Despite serving a critical function, the social sector in India—like the rest of Asia—suffers from a trust deficit. Nonprofit organisations, trusts, and foundations have to often expend considerable resources and efforts to prove their good intentions to governments and donors. While there is trust between some nonprofits and the communities they serve, it does not translate into broader societal trust in the sector as a whole. The actions of a few bad actors or individuals also leads to a presumption of guilt for all.
Lack of trust impedes the flow of much-needed funding to organisations working on the front lines to help communities. What can be done to mitigate the trust deficit and enable a more supportive ecosystem for the social sector? The Centre for Asian Philanthropy and Society (CAPS) aims to answer this question through the biennial Doing Good Index. Launched in 2018, the index identifies the factors that enable and impede the giving and receiving of private social investment. For the 2022 edition, CAPS surveyed 2,239 social delivery organisations and 126 sector experts across 17 Asian economies to understand challenges and opportunities.
The data shows just how debilitating the trust deficit and its consequences are for our communities. For instance, 95 percent of nonprofit organisations in India provided direct COVID-19-related assistance during the pandemic; at the same time, however, 61 percent reported a decrease in the number of donors and in their funding. Evidently, then, managing this deficit at a systemic level is imperative if we are to increase trust and, consequently, funding to the social sector.
Lessons from India’s neighbours
There are several sets of measures being implemented in different Asian economies to increase transparency and accountability in the social impact space. Some of these fall under the remit of governments, others of the organisations working in the social sector themselves. Our research shows that India can learn best practices from other countries in the region.
1. Mandatory reporting
Mandatory reporting requirements and governance rules help the public see what nonprofit organisations and other types of social enterprises are doing and where the money goes. Annual reports that include not only financial accounts but also information on how the funds were spent, the impact they had, and who benefitted from them can help a great deal in boosting transparency. India is only one of three economies in Asia (Hong Kong and Malaysia are the other two) that does not require the submission of annual reports.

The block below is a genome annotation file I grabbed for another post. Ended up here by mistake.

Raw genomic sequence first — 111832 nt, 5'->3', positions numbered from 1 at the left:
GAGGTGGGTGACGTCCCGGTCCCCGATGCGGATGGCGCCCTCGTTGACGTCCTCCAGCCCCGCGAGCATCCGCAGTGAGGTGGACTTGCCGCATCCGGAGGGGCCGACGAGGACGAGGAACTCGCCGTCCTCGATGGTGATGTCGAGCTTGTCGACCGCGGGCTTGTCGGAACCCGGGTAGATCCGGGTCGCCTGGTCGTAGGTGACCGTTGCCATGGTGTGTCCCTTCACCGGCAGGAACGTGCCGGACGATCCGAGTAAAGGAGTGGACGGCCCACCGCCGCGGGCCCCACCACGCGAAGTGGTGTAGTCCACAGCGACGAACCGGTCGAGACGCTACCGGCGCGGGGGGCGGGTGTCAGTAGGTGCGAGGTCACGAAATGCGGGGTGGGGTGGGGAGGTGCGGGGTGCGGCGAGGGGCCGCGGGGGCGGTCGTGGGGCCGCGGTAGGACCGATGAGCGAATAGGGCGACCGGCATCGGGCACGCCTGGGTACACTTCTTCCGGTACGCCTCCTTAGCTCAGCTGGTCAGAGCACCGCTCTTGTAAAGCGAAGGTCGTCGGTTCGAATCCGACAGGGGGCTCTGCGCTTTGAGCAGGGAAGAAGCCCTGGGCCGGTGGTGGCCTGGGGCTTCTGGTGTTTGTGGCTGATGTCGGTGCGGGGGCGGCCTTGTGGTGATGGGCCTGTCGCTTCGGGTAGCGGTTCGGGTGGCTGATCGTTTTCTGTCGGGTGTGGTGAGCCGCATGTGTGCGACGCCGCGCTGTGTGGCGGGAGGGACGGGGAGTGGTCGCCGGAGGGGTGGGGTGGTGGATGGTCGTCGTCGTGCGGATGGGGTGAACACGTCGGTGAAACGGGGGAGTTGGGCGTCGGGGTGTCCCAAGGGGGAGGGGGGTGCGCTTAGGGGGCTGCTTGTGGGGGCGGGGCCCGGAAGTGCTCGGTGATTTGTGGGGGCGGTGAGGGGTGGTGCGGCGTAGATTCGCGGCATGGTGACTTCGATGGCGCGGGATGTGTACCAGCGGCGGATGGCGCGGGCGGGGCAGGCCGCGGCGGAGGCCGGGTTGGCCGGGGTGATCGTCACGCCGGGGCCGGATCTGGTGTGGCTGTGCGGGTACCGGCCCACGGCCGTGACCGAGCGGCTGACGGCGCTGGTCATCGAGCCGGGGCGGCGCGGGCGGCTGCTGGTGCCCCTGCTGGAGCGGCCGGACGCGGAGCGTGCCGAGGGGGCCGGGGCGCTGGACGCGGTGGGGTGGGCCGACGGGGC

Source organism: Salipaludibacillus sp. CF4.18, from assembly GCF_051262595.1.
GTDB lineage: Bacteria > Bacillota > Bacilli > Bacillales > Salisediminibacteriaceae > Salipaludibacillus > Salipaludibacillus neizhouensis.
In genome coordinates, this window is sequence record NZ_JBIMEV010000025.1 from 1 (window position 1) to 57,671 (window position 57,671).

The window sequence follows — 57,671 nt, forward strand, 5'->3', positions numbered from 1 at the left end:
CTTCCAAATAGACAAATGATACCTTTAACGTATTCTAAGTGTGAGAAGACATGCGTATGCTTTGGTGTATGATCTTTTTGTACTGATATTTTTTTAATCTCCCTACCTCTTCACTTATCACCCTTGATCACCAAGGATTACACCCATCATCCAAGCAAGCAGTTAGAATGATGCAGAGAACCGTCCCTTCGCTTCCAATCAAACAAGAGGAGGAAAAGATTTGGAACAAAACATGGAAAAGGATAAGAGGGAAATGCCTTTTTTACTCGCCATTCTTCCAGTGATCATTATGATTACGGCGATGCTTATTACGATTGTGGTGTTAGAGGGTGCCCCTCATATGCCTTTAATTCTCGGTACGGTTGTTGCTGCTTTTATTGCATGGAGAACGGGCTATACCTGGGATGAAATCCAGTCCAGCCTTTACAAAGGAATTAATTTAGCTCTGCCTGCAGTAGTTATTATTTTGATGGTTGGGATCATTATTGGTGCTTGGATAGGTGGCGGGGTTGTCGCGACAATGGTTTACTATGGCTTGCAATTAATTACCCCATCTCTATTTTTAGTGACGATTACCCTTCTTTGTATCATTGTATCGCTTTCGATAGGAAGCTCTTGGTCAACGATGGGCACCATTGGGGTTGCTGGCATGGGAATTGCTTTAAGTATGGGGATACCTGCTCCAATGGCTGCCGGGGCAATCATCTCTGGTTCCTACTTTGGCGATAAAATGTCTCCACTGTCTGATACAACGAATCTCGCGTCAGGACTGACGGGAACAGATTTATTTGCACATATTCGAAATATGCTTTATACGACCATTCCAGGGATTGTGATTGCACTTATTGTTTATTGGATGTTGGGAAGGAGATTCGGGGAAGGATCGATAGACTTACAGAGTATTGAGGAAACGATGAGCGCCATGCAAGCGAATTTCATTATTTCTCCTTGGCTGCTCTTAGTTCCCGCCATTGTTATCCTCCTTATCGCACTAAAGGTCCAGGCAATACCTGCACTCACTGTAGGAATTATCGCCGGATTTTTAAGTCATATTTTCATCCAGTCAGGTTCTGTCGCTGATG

2. Easy-to-understand regulations
Regulations play an important role in building trust as they strengthen accountability and transparency. However, in order to ensure their effectiveness, these laws need to be easily understandable. Seventy-five percent of the respondents to the Doing Good Index in India found relevant laws difficult to understand—an increase from 50 percent in 2020 and much higher than the Asian average of 57 percent.
When laws are difficult to understand, they are difficult to follow. Through research and interviews, CAPS found that, in India, many cash-strapped nonprofits that do not have the capacity to comply with confusing and dynamic reporting requirements (such as changes to the FCRA and Income Tax Act) have to spend scarce resources on tax, financial, and legal experts to unpack regulation. Even well-financed organisations have had to increase their compliance budgets, thus diverting much-needed programme funding to reporting duties.